Developing a new vaccine typically takes more than a decade. The Inno4Vac project plans to harness the latest advances in fields like big data and AI to speed up the process.
Vaccines are a huge public health achievement, saving an estimated 2.5 million lives every year and protecting millions more from illness and disability. However, developing new vaccines is extremely time consuming, costly and risky; on average it takes over 10 years and costs more than EUR 800 million to bring a vaccine to the market.
However, in recent years, researchers in academia and biotech companies have made huge strides in fields such as immunology, big data and artificial intelligence. These advances could potentially speed up the development of new vaccines and make the whole process more efficient.
New IMI project Inno4Vac aims to harness these advances and incorporate them into the vaccine industry. The 6-year project brings together experts in clinical research, immunology, microbiology, systems biology, mathematical models, and regulatory issues.
This diverse team will focus on four key areas. Two areas focus on in silico (i.e. computer-based) tools. One will see the project use artificial intelligence, big data analysis and computational modelling to build an open access, cloud-based platform for developing vaccines and assessing their efficacy in silico. The second in silico area focuses on developing a modular computational platform for modelling the manufacture and stability testing of vaccines.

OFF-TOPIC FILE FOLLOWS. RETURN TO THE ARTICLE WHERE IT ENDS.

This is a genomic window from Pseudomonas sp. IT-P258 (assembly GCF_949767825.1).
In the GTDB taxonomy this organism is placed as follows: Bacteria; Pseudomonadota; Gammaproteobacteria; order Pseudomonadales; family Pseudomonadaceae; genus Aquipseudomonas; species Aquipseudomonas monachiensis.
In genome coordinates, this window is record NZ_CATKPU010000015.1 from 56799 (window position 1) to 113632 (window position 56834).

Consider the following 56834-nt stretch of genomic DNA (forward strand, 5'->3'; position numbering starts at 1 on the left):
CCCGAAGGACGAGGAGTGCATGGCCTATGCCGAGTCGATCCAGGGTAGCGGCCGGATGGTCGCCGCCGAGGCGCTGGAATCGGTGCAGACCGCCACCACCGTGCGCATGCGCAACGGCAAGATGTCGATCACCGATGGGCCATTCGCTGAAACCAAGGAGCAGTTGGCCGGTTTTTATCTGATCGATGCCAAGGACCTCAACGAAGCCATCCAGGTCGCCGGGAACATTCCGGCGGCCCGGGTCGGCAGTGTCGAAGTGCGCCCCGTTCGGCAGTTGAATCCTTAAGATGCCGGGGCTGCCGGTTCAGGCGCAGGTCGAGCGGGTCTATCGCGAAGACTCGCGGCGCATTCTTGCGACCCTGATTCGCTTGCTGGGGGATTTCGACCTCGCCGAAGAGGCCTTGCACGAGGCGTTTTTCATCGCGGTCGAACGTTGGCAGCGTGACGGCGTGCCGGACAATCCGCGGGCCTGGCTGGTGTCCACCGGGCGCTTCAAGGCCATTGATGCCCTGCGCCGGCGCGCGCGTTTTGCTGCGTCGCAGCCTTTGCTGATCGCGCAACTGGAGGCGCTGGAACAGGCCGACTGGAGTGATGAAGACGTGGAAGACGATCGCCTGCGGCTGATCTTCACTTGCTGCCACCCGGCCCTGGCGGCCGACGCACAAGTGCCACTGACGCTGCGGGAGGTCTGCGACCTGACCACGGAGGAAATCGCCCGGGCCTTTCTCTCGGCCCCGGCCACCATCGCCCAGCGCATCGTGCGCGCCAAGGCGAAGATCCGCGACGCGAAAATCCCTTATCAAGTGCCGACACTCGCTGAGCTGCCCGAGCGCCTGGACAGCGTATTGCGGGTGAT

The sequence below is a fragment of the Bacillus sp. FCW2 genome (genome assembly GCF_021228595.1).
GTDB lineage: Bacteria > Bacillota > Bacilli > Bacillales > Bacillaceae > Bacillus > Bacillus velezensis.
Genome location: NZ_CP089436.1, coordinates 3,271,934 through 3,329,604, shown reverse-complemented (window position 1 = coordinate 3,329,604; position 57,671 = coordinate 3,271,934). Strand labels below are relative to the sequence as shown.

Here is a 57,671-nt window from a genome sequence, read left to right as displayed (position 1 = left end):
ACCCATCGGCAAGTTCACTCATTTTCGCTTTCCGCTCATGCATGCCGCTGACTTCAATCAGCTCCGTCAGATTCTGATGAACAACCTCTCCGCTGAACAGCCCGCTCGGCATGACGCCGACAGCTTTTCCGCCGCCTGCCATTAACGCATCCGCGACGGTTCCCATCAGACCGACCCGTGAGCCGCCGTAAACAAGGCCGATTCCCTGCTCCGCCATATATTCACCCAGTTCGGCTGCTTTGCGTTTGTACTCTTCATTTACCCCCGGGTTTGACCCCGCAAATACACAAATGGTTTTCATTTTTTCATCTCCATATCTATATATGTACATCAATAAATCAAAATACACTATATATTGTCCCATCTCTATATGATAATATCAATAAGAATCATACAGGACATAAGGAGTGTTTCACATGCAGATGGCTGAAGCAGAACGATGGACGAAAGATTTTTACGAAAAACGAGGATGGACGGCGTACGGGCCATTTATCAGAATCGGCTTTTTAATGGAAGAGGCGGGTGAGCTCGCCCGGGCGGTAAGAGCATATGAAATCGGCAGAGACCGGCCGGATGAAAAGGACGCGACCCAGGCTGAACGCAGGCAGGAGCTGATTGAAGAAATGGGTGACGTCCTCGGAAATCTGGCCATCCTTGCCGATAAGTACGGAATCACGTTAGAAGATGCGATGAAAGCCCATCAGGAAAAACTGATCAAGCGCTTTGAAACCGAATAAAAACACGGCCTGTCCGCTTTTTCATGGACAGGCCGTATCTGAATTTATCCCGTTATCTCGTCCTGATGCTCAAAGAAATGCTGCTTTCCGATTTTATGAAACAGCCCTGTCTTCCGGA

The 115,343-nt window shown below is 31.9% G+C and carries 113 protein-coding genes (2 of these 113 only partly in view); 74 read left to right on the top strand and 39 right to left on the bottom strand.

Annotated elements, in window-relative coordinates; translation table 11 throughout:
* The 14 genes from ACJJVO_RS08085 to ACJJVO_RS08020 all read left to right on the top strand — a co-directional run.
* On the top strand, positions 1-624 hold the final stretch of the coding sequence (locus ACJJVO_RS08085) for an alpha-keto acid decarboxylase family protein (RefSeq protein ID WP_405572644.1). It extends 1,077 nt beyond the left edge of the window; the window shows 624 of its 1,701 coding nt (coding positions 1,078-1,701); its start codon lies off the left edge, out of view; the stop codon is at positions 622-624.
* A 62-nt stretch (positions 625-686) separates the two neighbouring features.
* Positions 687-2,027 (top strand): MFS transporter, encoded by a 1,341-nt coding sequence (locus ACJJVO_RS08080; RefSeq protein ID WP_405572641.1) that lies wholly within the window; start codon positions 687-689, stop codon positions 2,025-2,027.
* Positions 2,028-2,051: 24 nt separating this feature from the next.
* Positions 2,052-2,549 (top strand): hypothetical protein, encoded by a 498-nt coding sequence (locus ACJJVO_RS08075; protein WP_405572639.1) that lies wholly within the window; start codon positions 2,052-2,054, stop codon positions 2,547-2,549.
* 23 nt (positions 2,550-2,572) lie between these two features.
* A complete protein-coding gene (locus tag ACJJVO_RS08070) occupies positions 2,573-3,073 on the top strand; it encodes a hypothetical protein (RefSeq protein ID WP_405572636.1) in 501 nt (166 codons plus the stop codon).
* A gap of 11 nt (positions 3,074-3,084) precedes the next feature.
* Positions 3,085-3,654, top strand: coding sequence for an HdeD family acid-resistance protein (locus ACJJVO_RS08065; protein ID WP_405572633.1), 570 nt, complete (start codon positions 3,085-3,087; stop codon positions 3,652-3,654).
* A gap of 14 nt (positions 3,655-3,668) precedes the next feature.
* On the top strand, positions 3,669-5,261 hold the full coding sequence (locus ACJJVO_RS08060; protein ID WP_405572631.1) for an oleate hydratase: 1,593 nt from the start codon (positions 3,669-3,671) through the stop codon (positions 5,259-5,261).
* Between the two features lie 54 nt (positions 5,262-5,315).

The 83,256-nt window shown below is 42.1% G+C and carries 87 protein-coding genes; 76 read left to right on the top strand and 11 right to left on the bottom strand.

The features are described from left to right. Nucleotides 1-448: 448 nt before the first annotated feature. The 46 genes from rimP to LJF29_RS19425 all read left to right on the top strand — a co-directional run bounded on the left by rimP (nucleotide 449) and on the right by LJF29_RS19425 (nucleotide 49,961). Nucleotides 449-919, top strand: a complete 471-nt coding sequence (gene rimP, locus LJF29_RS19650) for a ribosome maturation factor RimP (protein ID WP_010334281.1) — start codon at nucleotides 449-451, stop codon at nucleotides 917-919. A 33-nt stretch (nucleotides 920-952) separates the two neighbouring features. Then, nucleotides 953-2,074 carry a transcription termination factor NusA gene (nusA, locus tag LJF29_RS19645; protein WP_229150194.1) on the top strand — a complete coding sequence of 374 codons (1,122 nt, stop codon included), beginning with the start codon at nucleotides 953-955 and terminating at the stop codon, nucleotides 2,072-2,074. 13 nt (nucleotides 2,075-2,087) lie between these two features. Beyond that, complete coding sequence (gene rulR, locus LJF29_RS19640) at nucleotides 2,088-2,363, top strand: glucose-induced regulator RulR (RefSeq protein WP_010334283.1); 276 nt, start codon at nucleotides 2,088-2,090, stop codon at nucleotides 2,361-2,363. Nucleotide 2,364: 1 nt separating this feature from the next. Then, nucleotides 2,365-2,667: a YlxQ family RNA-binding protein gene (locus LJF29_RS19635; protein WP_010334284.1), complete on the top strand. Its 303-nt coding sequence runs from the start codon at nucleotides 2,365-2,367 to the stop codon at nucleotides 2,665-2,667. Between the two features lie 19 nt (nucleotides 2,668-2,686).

The other two areas focus on lab-based tools. One will develop new and improved models of certain diseases such as flu that can be used to study vaccine efficacy early in the development process. The other aims to deliver models based on human cells that will offer a more reliable view of the level of immune protection a vaccine could offer.
Throughout the project, the partners will develop strategies and roadmaps to ensure that their models meet the needs of medicines regulators and integrate them into vaccine development processes.
Ultimately, the models developed by the project should help to make vaccine development both faster and more efficient.
Inno4Vac has a total budget of EUR 38.5 million. Around half of this comes from IMI, and half comes in the form of in-kind contributions from the EFPIA companies participating in the project.
Read the European Vaccine Initiative (EVI) press release